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Miami Tax Law Blog

Copyright benefits limited by law

The United States federal government establishes and oversees the copyright laws for all the states, including Florida. There are certain items that can be copyrighted and others that cannot. There are also a number of steps that must be taken to put a copyright in place and specified uses of copyrighted materials that do not necessarily infringe the copyright.

Items that can be copyrighted include literary, artistic, musical and other intellectual works. However, the rights of ownership extended to the creator are not unlimited. A portion of the 1976 Copyright Act places boundaries on the privileges provided to the copyright holder. In other cases, there are exemptions to copyright liability. One major clause in the law addresses what is termed and defined as fair use.

Doctor pleads guilty in $18 million tax evasion case

On Dec. 7, federal authorities reported that a Florida doctor who was accused of failing to report $18 million in income over a five-year period pleaded guilty to tax evasion. The doctor reportedly admitted to filing a false income-tax return in 2006, but the government was holding him responsible for failing to pay taxes between 2004 and 2008.

The tax evasion charges were filed in 2013 in a West Palm Beach court following an investigation into the case by both the FBI and the IRS. In a statement filed with the plea agreement, the doctor allegedly acknowledged that he diverted funds from three medical businesses for use on personal projects, including his $12-million Florida home, other real estate purchases and tuition for his children. According to the statement, some of the funds were classified as building repairs and other miscellaneous expenses on behalf of the medical companies.

Man extradited, facing $300 million fraud case

A former music promoter was arraigned in a South Florida court on Jan. 9 for allegedly operating his music promotion business as a Ponzi scheme. The man, who had allegedly fled to Brazil in 2006 in an attempt to evade charges, was extradited from the country back to Florida last month. His extradition was ordered in August 2014 after the culmination of a long court battle.

The music promoter's business, Worldwide Entertainment, Inc., had produced concerts for famous artists, including for Aerosmith, Elton John and the Rolling Stones. The man is accused of using money he received from older investors in order to pay returns to newer ones.

Apple facing lawsuit for alleged fraud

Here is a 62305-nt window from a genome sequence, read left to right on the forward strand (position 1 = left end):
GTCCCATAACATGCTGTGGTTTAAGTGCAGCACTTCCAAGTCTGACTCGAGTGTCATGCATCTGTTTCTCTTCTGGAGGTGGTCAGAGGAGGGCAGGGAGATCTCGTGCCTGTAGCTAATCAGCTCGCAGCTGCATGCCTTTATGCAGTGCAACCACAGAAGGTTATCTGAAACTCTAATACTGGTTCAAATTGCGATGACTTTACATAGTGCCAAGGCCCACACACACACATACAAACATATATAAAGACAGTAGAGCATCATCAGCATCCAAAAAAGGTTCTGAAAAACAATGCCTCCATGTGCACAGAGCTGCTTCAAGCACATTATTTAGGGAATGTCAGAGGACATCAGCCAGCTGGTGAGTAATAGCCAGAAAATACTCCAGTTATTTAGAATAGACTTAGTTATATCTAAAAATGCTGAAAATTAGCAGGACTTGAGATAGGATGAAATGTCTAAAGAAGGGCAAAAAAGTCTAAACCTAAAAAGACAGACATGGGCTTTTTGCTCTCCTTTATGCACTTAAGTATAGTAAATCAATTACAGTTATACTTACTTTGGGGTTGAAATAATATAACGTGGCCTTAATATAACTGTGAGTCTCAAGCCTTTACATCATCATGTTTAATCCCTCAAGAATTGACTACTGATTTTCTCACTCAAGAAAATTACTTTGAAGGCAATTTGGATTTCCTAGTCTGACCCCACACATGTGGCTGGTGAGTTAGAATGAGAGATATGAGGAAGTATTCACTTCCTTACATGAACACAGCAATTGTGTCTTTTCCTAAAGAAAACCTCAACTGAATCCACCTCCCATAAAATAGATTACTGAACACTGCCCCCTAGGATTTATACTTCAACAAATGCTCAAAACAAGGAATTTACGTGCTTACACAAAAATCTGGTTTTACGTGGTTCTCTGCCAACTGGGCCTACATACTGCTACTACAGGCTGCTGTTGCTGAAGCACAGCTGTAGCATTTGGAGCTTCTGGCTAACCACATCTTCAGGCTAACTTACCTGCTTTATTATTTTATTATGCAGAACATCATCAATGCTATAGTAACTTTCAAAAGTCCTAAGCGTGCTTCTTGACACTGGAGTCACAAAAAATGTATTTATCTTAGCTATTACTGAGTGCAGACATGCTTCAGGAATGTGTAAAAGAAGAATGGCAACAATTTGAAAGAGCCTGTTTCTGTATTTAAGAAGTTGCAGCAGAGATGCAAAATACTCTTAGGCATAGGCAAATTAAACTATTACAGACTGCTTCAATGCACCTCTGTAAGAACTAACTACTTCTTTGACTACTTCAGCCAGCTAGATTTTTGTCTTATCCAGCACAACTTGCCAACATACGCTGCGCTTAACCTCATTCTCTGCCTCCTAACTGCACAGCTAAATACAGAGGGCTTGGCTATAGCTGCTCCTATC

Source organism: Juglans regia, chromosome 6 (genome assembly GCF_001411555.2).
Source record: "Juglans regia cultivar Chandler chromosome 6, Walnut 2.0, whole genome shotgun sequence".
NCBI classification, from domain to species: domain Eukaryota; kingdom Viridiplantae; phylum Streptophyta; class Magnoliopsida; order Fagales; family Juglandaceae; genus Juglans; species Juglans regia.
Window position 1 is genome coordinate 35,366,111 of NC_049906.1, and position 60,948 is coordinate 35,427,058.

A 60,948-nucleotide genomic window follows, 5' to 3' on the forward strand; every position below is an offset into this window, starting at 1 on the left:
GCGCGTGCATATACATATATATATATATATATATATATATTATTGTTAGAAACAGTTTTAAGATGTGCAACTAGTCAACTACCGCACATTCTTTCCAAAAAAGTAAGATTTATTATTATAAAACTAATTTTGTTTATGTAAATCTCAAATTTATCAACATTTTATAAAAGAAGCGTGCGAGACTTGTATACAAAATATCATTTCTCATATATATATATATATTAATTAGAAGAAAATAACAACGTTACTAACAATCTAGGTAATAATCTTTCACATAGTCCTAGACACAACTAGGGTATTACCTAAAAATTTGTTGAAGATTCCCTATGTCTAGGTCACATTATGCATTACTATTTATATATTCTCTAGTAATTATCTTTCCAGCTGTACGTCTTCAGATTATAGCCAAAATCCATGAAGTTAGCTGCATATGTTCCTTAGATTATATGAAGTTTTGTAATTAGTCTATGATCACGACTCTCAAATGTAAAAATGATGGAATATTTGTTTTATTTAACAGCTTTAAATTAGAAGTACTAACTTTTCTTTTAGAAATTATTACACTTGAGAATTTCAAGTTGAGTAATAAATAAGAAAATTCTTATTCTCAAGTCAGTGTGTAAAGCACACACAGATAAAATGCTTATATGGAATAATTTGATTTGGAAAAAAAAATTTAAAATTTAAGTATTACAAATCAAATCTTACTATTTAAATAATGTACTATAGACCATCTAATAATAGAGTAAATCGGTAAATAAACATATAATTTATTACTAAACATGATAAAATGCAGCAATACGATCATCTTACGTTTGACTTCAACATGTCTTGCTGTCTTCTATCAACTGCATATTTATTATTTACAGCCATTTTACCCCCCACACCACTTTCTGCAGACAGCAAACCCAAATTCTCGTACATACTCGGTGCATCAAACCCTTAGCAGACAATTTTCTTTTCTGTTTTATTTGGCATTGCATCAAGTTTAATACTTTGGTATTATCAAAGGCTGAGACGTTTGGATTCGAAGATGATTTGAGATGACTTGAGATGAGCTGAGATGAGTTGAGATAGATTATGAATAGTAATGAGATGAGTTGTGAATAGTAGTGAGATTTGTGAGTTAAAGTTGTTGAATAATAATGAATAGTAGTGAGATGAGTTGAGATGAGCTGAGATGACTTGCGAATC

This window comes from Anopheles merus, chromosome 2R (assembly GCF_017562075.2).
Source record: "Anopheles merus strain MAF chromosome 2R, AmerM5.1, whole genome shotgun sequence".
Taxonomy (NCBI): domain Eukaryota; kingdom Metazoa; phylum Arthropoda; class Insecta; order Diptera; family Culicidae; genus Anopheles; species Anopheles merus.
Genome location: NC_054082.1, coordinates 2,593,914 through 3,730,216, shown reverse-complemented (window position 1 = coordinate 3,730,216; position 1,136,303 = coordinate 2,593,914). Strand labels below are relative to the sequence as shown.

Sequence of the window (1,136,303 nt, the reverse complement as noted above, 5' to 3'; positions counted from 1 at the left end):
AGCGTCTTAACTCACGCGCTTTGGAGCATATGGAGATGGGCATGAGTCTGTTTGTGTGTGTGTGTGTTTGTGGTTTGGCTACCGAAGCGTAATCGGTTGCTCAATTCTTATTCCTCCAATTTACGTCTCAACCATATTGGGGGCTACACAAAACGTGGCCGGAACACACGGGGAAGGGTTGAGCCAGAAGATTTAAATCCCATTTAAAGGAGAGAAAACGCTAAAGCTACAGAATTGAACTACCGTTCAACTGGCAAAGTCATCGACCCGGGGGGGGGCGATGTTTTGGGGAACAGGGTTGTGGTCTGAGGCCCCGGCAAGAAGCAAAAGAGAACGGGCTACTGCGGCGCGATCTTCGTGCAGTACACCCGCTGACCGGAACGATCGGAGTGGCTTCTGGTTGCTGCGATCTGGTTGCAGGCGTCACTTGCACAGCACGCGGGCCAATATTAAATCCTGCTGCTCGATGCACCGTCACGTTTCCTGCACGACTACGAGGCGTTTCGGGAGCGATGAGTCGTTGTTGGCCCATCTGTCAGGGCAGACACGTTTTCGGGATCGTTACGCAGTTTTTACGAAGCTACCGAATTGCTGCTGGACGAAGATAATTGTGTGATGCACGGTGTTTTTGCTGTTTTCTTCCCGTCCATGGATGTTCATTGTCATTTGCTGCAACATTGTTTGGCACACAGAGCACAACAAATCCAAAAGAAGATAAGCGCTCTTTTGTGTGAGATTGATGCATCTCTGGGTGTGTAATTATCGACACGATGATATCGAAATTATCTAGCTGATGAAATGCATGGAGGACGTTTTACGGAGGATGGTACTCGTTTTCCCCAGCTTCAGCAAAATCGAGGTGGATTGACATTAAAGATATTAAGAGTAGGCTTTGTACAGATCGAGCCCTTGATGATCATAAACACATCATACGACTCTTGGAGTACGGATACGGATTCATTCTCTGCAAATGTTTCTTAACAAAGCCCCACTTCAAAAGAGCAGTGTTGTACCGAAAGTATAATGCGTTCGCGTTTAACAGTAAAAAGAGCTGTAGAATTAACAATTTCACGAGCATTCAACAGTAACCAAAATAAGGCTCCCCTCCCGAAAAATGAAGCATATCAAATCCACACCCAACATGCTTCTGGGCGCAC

On Dec. 29, two Florida men filed a lawsuit against Apple alleging that the company had engaged in fraudulent business practices. According to the lawsuit, Apple misrepresented the actual amount of storage space available on the 16GB iPhone 6, the 16GB iPhone 6 Plus and the 16GB iPad Air.

Lawyers for the two plaintiffs allege that Apple told consumers that their products had 16GB of storage space available when in reality the products have between 12.6GB and 13GB of storage space available. Although the phones technically have 16GB of storage capacity, about a fifth of the storage space is used up by the operating system and the apps that come pre-installed on the devices.

Consequences for failing to pay income taxes

Each year many individuals, including Florida residents and business owners, omit filing their federal tax returns. While some may be anxious about filing their taxes because they have gotten behind or because they assume they can just pay the penalties instead, others may omit filing because of circumstances involving personal issues or a business setback. There are consequences for those who purposely continue to neglect paying their taxes.

Nonfilers who continue to ignore tax laws may ultimately face criminal charges. However, the Internal Revenue Service, in an effort to help delinquent taxpayers avoid those charges, will give nonfilers a period in which to come forward and explain their reasons for not filing voluntarily. On review of the disclosure, the IRS will decide if the nonfiler is guilty of violating the law or if there is sufficient cause to warrant a reduction in the person's tax liability or arrange a payment plan.

Florida man reportedly pocketed nearly $750,000 in mortgage scam

According to reports, a Lighthouse Point man claiming to represent a federally funded mortgage program raked in an estimated $750,000 from unwitting homeowners. The man, who entered a guilty plea to one count of wire fraud, could be sentenced to a jail term of up to 30 years for his alleged criminal activity.